In Palaces for the People, Eric Klinenberg offers a new perspective on what people and places have to do with each other, by looking at the social side of our physical spaces. He is not the first to use the term 'social infrastructure,' but he gives it a new and useful definition as 'the physical conditions that determine whether social capital develops,' whether, that is, human connection and relationships are fostered. Then he presents examples intended to prove that social infrastructure represents the key to safety and prosperity in 21st-century urban America ... Palaces for the People reads more like a succession of case studies than a comprehensive account of what social infrastructure is, so those looking for a theoretical framework may be disappointed. But anyone interested in cities will find this book an engaging survey that trains you to view any shared physical system as, among other things, a kind of social network.
...Klinenberg, an optimist, tells heartwarming stories of abandoned lots in Englewood, Chicago, that have been converted to agriculture, of 'geriatric parks' in Spain, complete with age-appropriate play equipment, of measures in Singapore to help people of different generations know one another ... infrastructure that would be useful and pleasurable at once ... What the book lacks is a desire to tackle the hard questions, such as: how much do things [communal facilities] like this cost and how are they paid for? How do you sell them to public authorities and voters in today’s hostile climate? It’s notable that many of the success stories are in the authoritarian state of Singapore—how can they be transferred to western democracies? The book would also benefit from a tougher edge when telling its feelgood stories. It would be more credible if it told more of what happened next, of what works and what doesn’t ... All of which means that the stories and insights come with a certain amount of mush.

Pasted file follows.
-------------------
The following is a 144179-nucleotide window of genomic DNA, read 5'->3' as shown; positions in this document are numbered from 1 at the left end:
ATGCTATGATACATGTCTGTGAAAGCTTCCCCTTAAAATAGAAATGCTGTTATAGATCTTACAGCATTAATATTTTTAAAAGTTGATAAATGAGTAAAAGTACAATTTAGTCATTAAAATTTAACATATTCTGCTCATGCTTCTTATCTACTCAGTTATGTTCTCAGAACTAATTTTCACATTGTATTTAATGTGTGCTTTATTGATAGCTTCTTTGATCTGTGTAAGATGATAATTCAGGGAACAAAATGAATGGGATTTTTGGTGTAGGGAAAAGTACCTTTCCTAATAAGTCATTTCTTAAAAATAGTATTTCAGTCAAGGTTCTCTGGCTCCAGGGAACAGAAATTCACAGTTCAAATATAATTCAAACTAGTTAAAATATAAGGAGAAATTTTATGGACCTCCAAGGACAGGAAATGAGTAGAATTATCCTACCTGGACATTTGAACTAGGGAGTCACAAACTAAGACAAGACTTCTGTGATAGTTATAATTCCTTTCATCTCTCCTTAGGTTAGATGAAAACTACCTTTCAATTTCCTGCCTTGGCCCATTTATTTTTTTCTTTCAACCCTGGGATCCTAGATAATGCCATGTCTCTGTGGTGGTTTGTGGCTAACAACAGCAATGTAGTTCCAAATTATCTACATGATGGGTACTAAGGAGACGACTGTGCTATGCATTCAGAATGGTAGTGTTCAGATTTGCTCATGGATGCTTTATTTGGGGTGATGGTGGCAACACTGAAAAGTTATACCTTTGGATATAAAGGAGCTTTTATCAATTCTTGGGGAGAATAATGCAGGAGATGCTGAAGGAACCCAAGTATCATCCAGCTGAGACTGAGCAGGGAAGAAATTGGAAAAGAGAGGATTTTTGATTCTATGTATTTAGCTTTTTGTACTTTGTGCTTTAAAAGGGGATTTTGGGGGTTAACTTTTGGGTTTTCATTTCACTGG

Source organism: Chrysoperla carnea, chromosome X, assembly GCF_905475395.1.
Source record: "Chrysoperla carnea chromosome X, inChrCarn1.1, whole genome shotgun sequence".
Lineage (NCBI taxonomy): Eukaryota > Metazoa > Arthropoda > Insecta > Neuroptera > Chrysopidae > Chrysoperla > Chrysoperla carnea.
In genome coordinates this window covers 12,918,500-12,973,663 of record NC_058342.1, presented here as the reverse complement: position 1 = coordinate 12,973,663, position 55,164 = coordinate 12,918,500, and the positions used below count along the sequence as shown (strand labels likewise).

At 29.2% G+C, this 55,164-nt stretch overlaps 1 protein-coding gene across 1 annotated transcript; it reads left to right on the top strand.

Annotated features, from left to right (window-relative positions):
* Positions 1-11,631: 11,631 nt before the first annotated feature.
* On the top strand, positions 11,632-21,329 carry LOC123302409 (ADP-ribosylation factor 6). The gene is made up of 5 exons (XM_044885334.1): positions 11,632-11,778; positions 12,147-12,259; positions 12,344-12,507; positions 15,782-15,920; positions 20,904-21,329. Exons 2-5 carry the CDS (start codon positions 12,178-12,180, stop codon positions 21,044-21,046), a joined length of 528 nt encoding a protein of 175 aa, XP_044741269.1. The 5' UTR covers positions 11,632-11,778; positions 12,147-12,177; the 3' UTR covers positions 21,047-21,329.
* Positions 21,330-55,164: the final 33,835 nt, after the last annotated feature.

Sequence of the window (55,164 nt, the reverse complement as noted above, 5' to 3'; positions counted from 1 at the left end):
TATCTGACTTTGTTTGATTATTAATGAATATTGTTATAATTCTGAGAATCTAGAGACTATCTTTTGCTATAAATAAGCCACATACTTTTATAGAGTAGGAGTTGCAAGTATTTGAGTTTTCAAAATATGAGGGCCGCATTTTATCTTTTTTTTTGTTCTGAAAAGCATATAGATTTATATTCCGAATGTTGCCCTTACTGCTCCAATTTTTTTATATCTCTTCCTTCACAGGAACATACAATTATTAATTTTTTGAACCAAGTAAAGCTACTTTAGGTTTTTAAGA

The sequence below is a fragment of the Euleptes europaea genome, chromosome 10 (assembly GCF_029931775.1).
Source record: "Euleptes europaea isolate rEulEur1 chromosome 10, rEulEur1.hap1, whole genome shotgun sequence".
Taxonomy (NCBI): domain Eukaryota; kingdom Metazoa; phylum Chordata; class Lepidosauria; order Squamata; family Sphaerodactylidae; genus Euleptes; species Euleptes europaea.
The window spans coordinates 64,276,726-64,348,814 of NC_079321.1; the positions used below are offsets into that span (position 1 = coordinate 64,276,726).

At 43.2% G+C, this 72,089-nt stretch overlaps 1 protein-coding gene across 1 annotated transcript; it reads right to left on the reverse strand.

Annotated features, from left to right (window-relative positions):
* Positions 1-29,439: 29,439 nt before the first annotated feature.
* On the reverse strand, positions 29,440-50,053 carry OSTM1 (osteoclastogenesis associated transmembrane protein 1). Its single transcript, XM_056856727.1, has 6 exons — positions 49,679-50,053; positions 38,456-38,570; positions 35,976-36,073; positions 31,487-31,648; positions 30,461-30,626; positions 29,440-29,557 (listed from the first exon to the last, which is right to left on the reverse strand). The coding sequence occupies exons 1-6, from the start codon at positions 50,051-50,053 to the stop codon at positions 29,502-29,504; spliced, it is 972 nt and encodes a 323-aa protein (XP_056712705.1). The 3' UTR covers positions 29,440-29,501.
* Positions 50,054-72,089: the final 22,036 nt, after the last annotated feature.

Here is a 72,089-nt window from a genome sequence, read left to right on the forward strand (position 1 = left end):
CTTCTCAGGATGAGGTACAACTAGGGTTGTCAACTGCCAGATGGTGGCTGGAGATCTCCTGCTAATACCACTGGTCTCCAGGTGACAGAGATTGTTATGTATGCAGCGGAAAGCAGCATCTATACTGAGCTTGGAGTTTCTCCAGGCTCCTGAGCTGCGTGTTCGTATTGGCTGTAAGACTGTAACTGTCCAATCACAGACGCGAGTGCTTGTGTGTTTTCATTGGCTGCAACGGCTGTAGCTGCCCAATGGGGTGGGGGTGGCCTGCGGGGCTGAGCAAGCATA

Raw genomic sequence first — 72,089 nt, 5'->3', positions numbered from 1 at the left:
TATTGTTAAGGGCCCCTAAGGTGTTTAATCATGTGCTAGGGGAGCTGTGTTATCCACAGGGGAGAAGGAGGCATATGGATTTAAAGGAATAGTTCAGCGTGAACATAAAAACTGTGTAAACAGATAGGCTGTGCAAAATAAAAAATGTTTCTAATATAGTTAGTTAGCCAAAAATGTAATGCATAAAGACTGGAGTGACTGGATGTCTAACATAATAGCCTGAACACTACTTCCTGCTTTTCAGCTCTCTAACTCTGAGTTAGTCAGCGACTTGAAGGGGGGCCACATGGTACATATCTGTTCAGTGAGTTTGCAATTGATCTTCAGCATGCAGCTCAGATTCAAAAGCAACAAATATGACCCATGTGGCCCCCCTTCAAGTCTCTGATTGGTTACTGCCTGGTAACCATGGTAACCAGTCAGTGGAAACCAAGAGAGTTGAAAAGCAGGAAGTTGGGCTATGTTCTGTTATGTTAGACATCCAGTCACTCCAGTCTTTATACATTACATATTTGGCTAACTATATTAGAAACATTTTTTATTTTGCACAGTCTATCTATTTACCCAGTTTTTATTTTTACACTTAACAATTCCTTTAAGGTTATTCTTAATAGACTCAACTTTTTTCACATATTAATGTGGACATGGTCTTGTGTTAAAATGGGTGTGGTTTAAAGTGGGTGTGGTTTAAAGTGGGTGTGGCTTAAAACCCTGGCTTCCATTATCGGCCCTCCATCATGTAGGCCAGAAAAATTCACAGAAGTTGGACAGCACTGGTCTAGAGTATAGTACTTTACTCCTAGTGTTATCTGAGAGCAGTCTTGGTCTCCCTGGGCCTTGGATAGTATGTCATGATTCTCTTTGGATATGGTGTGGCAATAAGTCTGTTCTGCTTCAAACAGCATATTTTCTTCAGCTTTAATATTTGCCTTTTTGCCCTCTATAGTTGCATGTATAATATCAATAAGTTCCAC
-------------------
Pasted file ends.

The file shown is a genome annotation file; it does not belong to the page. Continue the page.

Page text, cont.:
Sociologist Klinenberg discerns a critical and overlooked source of many of America’s ills, from inequality to political polarization and social fragmentation: the deterioration of the nation’s social infrastructure. From parks and playgrounds to churches and cafés, social infrastructure encompasses 'the physical places and organizations that shape the way people interact.' ... In six nuanced, thematic chapters, blending academic research, interviews, and personal narrative, Klinenberg presents social infrastructure as the neglected building block of a healthy civil society ... This is an engrossing, timely, hopeful read, nothing less than a new lens through which to view the world and its current conflicts.